The Effect of Maternal PTSD Following in Utero Trauma Exposure on Behavior and Temperament in the 9‐Month‐Old Infant
Cornell University, Итак, New York, United StatesAnnals of the New York Academy of Sciences (Impact Factor: 4.38). 08/2006; 1071(1):454-8. DOI: 10.1196/annals.1364.041
In view of evidence of in utero glucocorticoid programming, and our prior observation of lower cortisol levels in 9-month-old infants of mothers with posttraumatic stress disorder (PTSD) compared to mothers without PTSD, we undertook an examination of the effect of in utero maternal stress, as determined by PTSD symptom severity, and maternal cortisol levels on behavioral outcomes in the infant. Methods: Ninety-eight pregnant women directly exposed to the World Trade Center (WTC) collapse on 9/11 provided salivary cortisol samples and completed a PTSD symptom questionnaire and a behavior rating scale to measure infant temperament, including distress to limitations, and response to novelty. Results: Mothers who developed PTSD in response to 9/11 had lower morning and evening salivary cortisol levels, compared to mothers who did not develop PTSD. Maternal morning cortisol levels were inversely related to their rating of infant distress and response to novelty (i.e., loud noises, new foods, unfamiliar people). Also, mothers who had PTSD rated their infants as having greater distress to novelty than did mothers without PTSD (t = 2.77, df = 61, P = 0.007). Conclusion: Longitudinal studies are needed to determine how the association between maternal PTSD symptoms and cortisol levels and infant temperament reflect genetic and/or epigenetic mechanisms of intergenerational transmission.
Full-textDOI: · Available from: Sarah Brand, Aug 06, 2014
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- "refore not be able to detect certain effects due to a lack of statistical power ( see Table 1 ) . Eighteen studies reported as a limitation the use of a convenience sample , but , on the basis of the reports , we concluded that almost all of the studies worked with convenience samples ( except ( Berz et al . , 2008 ; Bosquet Enlow et al . , 2014 ; Brand et al . , 2006 ; Gold et al . , 2007 ; Hairston et al . , 2011 ; Jordan et al . , 1992 ; Lange et al . , 2011 ; Lauterbach et al . , 2007 ; Leen - Feldner et al , 2011 ; Pears & Capaldi , 2001 ; Samper et al . , 2004 ; Rosenheck & Fontana , 1998 ; Yehuda et al . , 2005 ) . In addition , eight stud - ies reported the possibility of a sampling bias . Cl"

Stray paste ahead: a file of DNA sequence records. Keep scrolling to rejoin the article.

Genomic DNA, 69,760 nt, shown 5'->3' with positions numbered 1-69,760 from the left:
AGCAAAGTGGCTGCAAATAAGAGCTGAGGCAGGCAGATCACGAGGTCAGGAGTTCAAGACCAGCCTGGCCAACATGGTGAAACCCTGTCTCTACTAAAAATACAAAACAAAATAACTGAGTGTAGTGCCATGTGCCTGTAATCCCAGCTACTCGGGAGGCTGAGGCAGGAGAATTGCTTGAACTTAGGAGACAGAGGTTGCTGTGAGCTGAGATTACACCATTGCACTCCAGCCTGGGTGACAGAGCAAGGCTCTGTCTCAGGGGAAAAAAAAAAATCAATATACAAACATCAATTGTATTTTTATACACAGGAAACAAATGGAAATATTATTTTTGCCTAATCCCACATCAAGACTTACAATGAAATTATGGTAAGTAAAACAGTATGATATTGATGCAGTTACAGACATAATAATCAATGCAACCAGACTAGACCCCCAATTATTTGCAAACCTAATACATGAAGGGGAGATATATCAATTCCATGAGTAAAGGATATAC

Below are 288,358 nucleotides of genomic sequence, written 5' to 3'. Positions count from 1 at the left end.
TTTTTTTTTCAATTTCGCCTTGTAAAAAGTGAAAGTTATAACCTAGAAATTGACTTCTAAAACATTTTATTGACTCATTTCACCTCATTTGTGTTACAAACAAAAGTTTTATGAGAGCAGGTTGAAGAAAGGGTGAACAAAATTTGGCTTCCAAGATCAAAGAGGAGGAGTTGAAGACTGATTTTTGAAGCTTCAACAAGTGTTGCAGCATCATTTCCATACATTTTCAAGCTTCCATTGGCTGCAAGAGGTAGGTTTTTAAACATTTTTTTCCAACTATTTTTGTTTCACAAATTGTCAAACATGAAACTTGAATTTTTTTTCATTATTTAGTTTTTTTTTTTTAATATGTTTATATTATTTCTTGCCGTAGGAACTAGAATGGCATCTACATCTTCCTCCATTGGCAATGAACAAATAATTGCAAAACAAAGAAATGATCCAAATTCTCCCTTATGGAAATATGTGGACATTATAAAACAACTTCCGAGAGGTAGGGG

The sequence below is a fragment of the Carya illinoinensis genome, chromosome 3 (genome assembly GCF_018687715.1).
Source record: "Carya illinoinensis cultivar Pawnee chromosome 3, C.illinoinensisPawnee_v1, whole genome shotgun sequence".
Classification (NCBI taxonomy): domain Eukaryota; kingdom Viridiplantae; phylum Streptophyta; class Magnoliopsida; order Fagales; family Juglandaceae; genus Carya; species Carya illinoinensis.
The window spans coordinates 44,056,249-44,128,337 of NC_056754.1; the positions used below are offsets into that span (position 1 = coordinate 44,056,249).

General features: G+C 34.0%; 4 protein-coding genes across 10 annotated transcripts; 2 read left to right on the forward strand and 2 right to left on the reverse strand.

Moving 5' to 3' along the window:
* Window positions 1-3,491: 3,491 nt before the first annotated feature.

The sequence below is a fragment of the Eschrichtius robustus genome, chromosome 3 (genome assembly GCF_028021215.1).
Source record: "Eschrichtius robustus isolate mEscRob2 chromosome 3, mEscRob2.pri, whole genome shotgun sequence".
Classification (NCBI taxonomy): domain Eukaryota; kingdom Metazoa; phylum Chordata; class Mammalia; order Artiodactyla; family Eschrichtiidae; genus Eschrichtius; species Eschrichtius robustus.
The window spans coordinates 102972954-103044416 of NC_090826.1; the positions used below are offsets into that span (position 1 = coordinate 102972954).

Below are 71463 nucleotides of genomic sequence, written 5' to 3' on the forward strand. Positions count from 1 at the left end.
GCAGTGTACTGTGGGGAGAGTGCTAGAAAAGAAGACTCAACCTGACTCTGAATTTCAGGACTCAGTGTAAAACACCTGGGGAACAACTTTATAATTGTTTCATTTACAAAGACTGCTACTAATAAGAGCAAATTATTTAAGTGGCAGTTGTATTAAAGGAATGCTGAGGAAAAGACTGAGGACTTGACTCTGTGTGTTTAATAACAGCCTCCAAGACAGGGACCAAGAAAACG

ABSTRACT: The question as to whether or not children can be affected by the traumatization of their parents has been the topic of a long-standing debate. This article provides a critical review of 72 research studies on traumatized parents with symptoms of posttraumatic stress disorder (PTSD), the parent-child interaction, and the impact on their nonexposed child (0-18 years). The evidence suggests that traumatization can cause parenting limitations, and these limitations can disrupt the development of the young child. From the studies reviewed several patterns emerged: Relational patterns of traumatized parents who are observed to be emotionally less available and who perceive their children more negatively than parents without symptoms of PTSD; relational patterns of children who at a young age are easily deregulated or distressed and at an older age are reported to face more difficulties in their psychosocial development than children of parents without symptoms of PTSD; and relational patterns that show remarkable similarities to relational patterns between depressed or anxious parents and their children. Mechanisms such as mentalization, attachment, physiological factors, and the cycle of abuse offer a valuable perspective to further our understanding of the relational patterns. This article builds on previous work by discussing the emerged patterns between traumatized parents and their nonexposed children from a relational and transactional perspective. © The Author(s) 2015.Trauma Violence & Abuse 05/2015; DOI:10.1177/1524838015584355 · 3.27 Impact Factor